The answer is easy: they documented their acquisition successes and failures along with best practices and mistakes from other companies and now use that as one of the valuable acquisition guidebooks in the industry. In short, at least for now and with regard to acquisitions, they not only dont make the same mistake twice, they avoid repeating the mistakes that others have made. Their top and bottom lines reflect this success.
This reminds me of something my Grandfather, an ex-Petro Chemical CEO used to say, Learn from others and never make the same mistake twice.
Windows 95 was hurt because the product wasnt adequately tested in its final version when shipped, which hurt Windows Home Server and a number of browsers. Windows Vista was killed because it wasnt complete when shipped, which also hurt Origami and critically hurt Windows Phone 7. If you wander over to Google, notice that Buzz, Wave, and most recently Android Honeycomb were either inadequately tested or incomplete when shipped; often both. And Google clearly hasnt learned from Microsoft anti-trust government run-ins because the company seems to be going out of its way to piss off both domestic and foreign governments.
The thing is, the behavior isnt really that uncommon -- it is simply more visible in firms that have high visibility like Google and Microsoft.
And finally we know programmers dont like to document their code, why would you think folks would want to document their experiences? And even if they did, with all of the job changes, the folks coming in likely wouldnt know that this documentation exists.
Now not all companies are like this. Apple is almost a cookie cutter when it comes to how they develop, present and market products. It has clearly has gone from industry joke to industry champion in about a decade as a result. Dell is doing the same thing recently with acquisitions. But is there any light at the end of Google and Microsofts tunnel? Maybe.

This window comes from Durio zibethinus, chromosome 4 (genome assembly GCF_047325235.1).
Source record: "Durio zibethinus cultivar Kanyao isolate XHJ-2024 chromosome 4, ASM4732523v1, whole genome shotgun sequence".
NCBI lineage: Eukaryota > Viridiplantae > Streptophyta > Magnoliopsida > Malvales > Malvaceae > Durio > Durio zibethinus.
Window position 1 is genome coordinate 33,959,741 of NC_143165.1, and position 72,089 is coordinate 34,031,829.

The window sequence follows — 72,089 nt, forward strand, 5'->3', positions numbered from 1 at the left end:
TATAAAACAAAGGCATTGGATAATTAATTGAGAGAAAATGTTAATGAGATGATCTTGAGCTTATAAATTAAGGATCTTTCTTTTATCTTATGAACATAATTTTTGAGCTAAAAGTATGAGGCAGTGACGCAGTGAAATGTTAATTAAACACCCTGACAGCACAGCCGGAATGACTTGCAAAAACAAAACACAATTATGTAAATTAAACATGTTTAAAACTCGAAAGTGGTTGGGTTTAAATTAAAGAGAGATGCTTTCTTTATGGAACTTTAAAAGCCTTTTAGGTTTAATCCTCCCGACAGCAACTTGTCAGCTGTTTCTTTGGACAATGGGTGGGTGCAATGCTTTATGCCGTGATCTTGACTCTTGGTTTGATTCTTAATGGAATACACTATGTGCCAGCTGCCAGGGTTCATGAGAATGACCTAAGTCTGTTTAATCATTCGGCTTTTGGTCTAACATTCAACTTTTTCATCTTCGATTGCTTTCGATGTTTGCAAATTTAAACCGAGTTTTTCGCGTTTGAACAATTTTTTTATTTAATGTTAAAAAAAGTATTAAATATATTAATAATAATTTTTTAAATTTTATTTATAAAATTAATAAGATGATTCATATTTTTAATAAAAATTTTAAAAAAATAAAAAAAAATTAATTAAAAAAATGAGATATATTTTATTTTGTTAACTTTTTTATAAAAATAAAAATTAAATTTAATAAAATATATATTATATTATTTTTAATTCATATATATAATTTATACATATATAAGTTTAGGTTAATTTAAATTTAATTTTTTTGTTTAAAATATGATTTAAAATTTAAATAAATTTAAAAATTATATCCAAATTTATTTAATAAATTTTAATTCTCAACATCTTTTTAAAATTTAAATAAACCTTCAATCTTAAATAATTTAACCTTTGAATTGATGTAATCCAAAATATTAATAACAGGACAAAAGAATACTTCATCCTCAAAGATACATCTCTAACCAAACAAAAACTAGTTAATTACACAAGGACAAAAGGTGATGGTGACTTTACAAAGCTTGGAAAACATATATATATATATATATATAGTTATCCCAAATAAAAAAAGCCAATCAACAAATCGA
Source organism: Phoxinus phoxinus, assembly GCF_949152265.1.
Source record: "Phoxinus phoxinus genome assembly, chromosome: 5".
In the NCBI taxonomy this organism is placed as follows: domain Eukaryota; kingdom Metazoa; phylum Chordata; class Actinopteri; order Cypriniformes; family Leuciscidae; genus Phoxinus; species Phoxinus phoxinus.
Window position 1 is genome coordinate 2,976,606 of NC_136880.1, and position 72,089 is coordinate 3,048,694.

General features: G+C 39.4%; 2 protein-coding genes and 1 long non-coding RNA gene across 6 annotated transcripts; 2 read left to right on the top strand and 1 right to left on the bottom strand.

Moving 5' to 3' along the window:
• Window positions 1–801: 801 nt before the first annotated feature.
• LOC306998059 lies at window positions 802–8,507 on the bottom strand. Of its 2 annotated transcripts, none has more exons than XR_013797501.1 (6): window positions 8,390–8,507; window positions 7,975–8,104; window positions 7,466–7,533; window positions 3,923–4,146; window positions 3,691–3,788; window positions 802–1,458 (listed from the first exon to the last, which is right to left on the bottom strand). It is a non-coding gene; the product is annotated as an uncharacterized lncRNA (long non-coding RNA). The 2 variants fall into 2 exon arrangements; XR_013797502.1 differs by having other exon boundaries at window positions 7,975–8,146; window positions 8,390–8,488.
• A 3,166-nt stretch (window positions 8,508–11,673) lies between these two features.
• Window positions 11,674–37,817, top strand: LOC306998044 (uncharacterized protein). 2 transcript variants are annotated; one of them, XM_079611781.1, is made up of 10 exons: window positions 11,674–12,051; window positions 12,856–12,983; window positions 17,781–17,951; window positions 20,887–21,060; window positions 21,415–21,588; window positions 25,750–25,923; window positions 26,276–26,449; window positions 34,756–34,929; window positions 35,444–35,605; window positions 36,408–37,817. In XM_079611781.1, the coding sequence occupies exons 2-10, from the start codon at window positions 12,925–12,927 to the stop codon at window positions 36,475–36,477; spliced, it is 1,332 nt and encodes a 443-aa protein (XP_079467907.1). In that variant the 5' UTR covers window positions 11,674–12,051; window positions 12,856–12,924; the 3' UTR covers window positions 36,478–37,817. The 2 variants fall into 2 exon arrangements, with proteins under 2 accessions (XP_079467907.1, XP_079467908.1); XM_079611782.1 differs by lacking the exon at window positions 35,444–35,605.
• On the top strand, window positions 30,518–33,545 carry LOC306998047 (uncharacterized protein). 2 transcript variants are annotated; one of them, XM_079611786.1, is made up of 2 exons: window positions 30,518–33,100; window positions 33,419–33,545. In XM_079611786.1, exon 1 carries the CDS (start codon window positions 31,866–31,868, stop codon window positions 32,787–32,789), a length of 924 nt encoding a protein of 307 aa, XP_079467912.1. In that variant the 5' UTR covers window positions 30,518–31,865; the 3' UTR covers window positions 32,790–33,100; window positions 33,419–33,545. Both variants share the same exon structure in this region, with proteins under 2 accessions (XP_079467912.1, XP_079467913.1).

Windows 7 has a vastly better reputation. And even though tablets are clearly cutting into the market, it largely reversed the gains that the MacOS had made during the troubled Vista years. The Windows Marketing appears to be doing most of the major lifting involved in improving the perceptions that surround Microsoft as a result. This is one data point but if it continues to show positive trends Microsoft could adopt this behavior more broadly and it would be vastly improved as a result.
This brings up story I just heard the other day. Evidently back when the iPod was young there was massive pressure to respond better to it. And Microsofts platform response, Plays for Sure, wasnt working out.
Steve Ballmer argued they needed a zippity and the Zune was created over objections that instead of hitting Apple where it was entrenched, Microsoft should develop something that could replace the iPod, like a media phone. Instead, the iPhone beat the Windows Phone 7 to market by years and should have been what Microsoft brought to market rather than the Zune. Then, while Microsoft worked on the phone, Apple again beat them to market with the iPad, which is now displacing Windows PCs.
Einstein once said that The definition of insanity is doing the same thing over and over again and expecting different results. This is how most people run their companies. Im suggesting there are better paths and hoping more managers will choose to follow them.